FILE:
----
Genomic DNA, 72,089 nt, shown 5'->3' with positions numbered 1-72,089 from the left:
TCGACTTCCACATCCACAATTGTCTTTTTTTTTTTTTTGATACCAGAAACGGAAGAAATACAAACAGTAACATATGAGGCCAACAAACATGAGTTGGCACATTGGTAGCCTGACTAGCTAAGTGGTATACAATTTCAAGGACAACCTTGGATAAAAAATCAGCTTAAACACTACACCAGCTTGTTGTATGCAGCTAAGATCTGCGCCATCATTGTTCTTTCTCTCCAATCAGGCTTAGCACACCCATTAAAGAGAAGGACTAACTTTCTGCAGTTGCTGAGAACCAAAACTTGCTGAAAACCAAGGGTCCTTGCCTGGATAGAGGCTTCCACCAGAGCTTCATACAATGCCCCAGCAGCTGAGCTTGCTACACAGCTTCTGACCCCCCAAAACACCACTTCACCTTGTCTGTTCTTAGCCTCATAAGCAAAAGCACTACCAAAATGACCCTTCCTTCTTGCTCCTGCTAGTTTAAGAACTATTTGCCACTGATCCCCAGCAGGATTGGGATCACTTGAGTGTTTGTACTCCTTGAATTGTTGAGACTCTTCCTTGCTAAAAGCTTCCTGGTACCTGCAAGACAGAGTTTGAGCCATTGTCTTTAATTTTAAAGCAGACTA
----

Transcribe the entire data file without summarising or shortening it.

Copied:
Genomic DNA, 72,089 nt, shown 5'->3' with positions numbered 1-72,089 from the left:
TCGACTTCCACATCCACAATTGTCTTTTTTTTTTTTTTGATACCAGAAACGGAAGAAATACAAACAGTAACATATGAGGCCAACAAACATGAGTTGGCACATTGGTAGCCTGACTAGCTAAGTGGTATACAATTTCAAGGACAACCTTGGATAAAAAATCAGCTTAAACACTACACCAGCTTGTTGTATGCAGCTAAGATCTGCGCCATCATTGTTCTTTCTCTCCAATCAGGCTTAGCACACCCATTAAAGAGAAGGACTAACTTTCTGCAGTTGCTGAGAACCAAAACTTGCTGAAAACCAAGGGTCCTTGCCTGGATAGAGGCTTCCACCAGAGCTTCATACAATGCCCCAGCAGCTGAGCTTGCTACACAGCTTCTGACCCCCCAAAACACCACTTCACCTTGTCTGTTCTTAGCCTCATAAGCAAAAGCACTACCAAAATGACCCTTCCTTCTTGCTCCTGCTAGTTTAAGAACTATTTGCCACTGATCCCCAGCAGGATTGGGATCACTTGAGTGTTTGTACTCCTTGAATTGTTGAGACTCTTCCTTGCTAAAAGCTTCCTGGTACCTGCAAGACAGAGTTTGAGCCATTGTCTTTAATTTTAAAGCAGACTA